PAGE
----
Cerebral palsy (CP) is a group of neurological disorders that appear in infancy or early childhood, usually before age 3. While the disorders affect muscles and nerves, they are not muscle or nerve issues but instead are caused by abnormalities in the areas of the brain that control muscle function. CP impairs the ability to control movement because of damage to the developing brain. Patients often experience impaired and/or exaggerated movements or reflexes, floppy or rigid muscle tone, unnatural posture, involuntary movements, or a clumsy gait. CP also can cause an imbalance in the eye muscles or trouble swallowing. Many CP patients have normal intellectual function, though in some cases the damage in the brain may extend beyond movement to include varying degrees of developmental disability.
Cerebral palsy is not progressive, meaning the damage does not worsen over time, and symptoms may improve with therapy. Typically, the earlier treatment begins, the better the chances the patient has of overcoming impairments. The functional abilities of those with CP vary greatly. Some patients are able to walk, while others are not. Evidence suggests that infections, trauma at birth, or lack of oxygen before, during and immediately after birth are factors in CP. Premature infants are especially at risk, as are children who experience severe illness or physical trauma in the first years of life.
At UAB, our nationally known Movement Disorders Service features several neurologists, each with a specialty focus one of these conditions. Because of the high national regard for our physicians, thousands of patients annually seek evaluation and treatment at our Comprehensive Parkinson Disease (PD) and Movement Disorder Clinic. Many are drawn by our designation as both an APDA Parkinson’s Disease Information and Referral Center and as a Bachmann-Strauss Dystonia and Parkinson’s Disease Program of Excellence.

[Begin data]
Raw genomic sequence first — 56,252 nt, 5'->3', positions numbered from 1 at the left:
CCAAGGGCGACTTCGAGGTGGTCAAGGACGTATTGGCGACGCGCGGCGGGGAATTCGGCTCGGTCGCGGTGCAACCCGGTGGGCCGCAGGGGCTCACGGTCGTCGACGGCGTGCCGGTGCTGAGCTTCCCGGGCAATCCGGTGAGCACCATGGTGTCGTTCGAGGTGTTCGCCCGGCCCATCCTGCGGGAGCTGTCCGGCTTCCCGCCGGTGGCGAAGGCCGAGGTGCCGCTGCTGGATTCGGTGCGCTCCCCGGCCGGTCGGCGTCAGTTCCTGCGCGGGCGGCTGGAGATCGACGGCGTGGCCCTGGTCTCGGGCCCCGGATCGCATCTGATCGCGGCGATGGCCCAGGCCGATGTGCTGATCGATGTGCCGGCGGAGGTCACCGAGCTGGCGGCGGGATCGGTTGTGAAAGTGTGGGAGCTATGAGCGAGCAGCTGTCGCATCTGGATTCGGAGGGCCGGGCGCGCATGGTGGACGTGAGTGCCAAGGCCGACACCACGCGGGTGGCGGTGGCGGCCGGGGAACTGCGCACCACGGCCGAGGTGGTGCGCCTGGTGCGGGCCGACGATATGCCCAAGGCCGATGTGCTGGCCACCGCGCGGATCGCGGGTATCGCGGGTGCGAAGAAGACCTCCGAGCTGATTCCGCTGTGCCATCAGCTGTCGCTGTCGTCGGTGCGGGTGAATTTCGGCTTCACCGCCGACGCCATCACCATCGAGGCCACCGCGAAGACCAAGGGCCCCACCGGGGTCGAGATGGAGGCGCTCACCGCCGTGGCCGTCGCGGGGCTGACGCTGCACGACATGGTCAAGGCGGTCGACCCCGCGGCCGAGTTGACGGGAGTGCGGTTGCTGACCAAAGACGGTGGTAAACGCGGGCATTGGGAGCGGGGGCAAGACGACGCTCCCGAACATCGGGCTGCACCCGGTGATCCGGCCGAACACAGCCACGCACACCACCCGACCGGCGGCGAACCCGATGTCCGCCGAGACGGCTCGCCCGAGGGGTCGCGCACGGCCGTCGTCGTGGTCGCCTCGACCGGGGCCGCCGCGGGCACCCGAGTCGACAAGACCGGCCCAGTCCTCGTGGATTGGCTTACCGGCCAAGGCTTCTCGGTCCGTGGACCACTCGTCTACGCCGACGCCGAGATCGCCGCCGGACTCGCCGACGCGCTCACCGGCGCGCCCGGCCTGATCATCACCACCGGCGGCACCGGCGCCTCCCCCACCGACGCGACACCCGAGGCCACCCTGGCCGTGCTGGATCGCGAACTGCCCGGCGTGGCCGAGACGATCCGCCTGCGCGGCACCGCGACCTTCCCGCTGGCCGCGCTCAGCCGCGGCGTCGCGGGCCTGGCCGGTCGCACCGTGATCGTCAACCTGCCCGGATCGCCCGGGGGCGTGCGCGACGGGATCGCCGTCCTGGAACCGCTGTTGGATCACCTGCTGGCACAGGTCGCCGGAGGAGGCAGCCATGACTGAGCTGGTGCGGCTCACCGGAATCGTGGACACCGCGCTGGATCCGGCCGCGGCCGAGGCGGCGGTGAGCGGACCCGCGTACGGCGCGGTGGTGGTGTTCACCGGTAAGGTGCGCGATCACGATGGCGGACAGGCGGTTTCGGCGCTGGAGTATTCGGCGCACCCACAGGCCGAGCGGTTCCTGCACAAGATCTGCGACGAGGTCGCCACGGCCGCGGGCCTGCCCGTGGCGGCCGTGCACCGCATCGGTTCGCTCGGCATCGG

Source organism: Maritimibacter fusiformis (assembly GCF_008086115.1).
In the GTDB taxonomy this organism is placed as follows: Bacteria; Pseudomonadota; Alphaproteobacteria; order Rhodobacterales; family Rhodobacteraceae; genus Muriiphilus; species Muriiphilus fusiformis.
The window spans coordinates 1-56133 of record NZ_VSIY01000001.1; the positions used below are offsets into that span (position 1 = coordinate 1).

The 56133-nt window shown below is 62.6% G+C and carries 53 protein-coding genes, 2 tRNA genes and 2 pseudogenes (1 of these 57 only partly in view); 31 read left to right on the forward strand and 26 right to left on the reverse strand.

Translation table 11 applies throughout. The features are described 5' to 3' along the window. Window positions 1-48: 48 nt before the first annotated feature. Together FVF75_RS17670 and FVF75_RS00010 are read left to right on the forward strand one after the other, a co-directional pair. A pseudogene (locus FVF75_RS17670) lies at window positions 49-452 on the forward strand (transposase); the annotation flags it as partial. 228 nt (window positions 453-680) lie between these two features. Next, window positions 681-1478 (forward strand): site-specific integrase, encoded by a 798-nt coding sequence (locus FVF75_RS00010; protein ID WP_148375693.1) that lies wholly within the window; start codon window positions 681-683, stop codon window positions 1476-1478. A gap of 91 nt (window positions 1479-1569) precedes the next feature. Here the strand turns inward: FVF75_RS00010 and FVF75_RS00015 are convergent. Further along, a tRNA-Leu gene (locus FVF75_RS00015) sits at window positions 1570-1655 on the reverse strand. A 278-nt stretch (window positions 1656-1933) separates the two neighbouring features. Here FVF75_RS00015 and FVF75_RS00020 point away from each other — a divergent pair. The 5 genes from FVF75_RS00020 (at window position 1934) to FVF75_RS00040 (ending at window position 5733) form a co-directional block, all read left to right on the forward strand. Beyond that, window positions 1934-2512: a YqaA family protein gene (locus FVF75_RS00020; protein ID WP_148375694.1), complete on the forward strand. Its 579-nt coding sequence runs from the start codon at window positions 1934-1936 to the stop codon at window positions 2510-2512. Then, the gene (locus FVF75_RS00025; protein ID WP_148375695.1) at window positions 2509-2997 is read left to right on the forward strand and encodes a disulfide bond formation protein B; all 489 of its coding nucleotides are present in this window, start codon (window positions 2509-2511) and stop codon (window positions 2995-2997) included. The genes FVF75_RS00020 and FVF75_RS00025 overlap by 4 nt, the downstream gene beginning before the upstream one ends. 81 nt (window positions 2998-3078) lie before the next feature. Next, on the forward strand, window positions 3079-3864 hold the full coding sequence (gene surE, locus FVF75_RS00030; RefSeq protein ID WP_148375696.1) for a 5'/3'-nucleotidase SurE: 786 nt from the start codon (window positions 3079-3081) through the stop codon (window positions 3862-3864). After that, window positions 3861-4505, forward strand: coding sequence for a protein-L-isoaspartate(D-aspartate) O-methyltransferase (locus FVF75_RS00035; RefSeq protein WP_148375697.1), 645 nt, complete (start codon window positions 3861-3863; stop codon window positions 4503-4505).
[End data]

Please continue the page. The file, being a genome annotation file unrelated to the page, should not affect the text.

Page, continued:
At our clinic you will receive sensitive care from our nursing staff. You will benefit from the full array of the latest diagnostic and treatment methods, including neuropsychological evaluations, medications, deep brain stimulation surgery, and botulinum toxin injection therapy. Our specialists in physical, occupational, and speech therapy are available to help you maximize your functional abilities and quality of life while in treatment.
Because we are an academic and research center, you may be eligible to test new medical and surgical therapies, including neuroprotective therapies for Parkinson disease. Each new patient at the UAB Movement Disorders Clinic is evaluated for inclusion in these ongoing trials. We work with UAB functional neurosurgeons to coordinate treatment strategies for movement disorders, including PD, dystonia, and essential tremor.
UAB is an active participant in research and clinical trials for Cerebral Palsy. We encourage you to speak to your physician about research and clinical trial options and browse the link below for more information.View Clinical Trials